There are many definitions of ITSM. A good starting point is with what ITIL – the most popular body of service management best practices – defines ITSM as. This is taken from the previous version of ITIL and the ITIL 2011 Glossary:
“The implementation and management of quality IT services that meet the needs of the business. IT service management is performed by IT service providers through an appropriate mix of people, process, and information technology.”
The latest version of ITIL – ITIL 4, which was released in 2019 – has elevated the focus from ITSM to service management, which it defines as:
“A set of specialized organizational capabilities for providing value to customers in the form of services.”
In many ways, this latter definition gets closer to what ITSM is. Rather than it being about managing technology via a set of best practice processes, it’s a set of capabilities that improve business operations and outcomes.
A logical next step is to look at ITSM through a benefits lens, such that its use – in generic terms – can be seen before digging deeper into what it entails.
IT Service Management offers benefits on multiple levels. It can help individuals to discharge their responsibilities more efficiently and effectively. It can help IT service providers to deliver better IT services and support to employees and external customers. And it can help businesses to better use technology as both an enabler and competitive differentiator and provide better products and services to customers.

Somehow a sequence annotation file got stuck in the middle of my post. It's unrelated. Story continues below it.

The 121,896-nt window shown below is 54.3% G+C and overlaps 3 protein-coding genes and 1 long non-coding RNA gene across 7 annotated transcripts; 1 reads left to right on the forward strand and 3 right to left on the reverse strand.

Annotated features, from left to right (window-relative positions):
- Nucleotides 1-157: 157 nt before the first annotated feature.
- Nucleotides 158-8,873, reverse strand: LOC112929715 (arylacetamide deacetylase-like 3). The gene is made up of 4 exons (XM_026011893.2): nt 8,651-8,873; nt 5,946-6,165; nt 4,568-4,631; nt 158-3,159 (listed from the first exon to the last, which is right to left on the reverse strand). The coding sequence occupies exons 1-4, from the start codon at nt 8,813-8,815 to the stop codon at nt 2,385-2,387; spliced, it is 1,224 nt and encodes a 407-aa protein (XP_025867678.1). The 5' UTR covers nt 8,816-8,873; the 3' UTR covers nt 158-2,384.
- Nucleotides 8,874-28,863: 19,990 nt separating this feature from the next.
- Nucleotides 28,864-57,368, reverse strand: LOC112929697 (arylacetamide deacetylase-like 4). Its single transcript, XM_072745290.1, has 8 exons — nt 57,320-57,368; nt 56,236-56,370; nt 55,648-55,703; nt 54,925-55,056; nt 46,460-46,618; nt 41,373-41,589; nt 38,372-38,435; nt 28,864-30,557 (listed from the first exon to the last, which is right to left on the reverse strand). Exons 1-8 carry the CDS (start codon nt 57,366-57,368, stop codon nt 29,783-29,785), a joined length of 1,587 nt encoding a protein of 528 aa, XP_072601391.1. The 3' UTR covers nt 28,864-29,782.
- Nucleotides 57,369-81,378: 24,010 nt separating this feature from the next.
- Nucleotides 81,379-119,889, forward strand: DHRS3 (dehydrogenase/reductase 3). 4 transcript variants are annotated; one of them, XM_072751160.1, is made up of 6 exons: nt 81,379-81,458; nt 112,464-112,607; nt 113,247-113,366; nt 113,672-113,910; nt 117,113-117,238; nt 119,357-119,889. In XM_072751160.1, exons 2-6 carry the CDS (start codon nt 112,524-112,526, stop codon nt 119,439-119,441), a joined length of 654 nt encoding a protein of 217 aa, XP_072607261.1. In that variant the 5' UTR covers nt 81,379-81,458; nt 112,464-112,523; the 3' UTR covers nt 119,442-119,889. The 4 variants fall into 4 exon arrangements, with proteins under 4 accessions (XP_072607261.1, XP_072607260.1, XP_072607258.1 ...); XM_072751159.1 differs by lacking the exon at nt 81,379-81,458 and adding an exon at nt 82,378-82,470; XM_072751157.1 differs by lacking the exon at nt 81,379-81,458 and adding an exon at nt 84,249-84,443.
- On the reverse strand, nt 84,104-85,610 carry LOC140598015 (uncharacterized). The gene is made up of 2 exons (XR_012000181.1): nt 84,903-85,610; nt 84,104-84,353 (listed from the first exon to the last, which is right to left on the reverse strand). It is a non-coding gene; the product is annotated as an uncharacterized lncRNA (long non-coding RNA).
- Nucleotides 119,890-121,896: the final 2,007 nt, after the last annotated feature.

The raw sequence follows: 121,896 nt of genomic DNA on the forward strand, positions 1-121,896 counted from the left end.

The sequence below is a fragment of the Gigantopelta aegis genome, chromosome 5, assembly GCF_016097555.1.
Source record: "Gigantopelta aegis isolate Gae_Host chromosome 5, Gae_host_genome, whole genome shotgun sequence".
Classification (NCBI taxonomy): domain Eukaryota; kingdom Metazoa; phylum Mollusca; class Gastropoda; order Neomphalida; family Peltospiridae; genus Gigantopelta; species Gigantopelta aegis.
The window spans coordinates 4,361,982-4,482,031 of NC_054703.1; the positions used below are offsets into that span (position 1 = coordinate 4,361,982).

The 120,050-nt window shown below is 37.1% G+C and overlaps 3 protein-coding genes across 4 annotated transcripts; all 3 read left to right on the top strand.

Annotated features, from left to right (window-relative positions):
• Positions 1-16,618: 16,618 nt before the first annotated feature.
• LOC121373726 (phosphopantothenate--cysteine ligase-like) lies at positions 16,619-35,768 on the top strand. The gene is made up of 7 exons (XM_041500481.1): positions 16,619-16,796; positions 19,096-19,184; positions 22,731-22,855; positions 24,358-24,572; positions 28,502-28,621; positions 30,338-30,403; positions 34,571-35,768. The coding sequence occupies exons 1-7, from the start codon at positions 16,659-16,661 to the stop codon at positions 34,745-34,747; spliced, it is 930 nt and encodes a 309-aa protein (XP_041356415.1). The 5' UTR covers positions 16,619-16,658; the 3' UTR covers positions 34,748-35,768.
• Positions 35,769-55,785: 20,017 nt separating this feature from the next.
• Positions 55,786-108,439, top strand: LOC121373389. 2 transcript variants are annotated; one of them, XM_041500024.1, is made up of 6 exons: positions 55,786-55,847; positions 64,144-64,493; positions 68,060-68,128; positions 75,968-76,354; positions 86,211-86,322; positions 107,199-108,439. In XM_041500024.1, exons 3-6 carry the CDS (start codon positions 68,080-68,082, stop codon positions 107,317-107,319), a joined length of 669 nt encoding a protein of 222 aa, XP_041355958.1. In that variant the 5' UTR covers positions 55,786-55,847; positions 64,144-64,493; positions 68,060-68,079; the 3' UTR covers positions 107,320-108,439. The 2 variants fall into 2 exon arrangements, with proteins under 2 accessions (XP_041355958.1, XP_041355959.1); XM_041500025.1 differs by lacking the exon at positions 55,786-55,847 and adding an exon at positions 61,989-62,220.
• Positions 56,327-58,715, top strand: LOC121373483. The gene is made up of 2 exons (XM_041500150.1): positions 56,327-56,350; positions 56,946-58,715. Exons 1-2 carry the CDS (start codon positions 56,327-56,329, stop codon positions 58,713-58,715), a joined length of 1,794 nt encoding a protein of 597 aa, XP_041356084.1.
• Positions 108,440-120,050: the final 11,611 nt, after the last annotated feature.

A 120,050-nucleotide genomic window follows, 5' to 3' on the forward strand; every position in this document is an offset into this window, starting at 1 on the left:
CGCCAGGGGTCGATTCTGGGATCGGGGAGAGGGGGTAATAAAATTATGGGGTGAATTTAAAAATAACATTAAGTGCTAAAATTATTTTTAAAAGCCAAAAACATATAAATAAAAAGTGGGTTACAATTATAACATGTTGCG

In terms of the individuals (and the teams they work) in benefitting, ITSM provides defined responsibilities and better ways of working (that employ industry best practices) that are enabled by Technology. These are “ITSM tools” – software solutions that digitally enable the key ITSM processes.
For example, to help ensure that business operations and employees have access to the IT services they need, the use of ITSM in the form of an IT service desk and incident management and service request management practices provides fit-for-purpose service and support capabilities. This entails better-handled IT issues (termed “incidents” in ITIL), with quicker resolutions that provide increased availability of IT and business services which, in turn, lead to better business operations and results.
The use of ITSM tools, in addition to the best practice processes, help too – providing technology-enabled capabilities that increase efficiency further through repeatable processes that minimize human effort (and costs).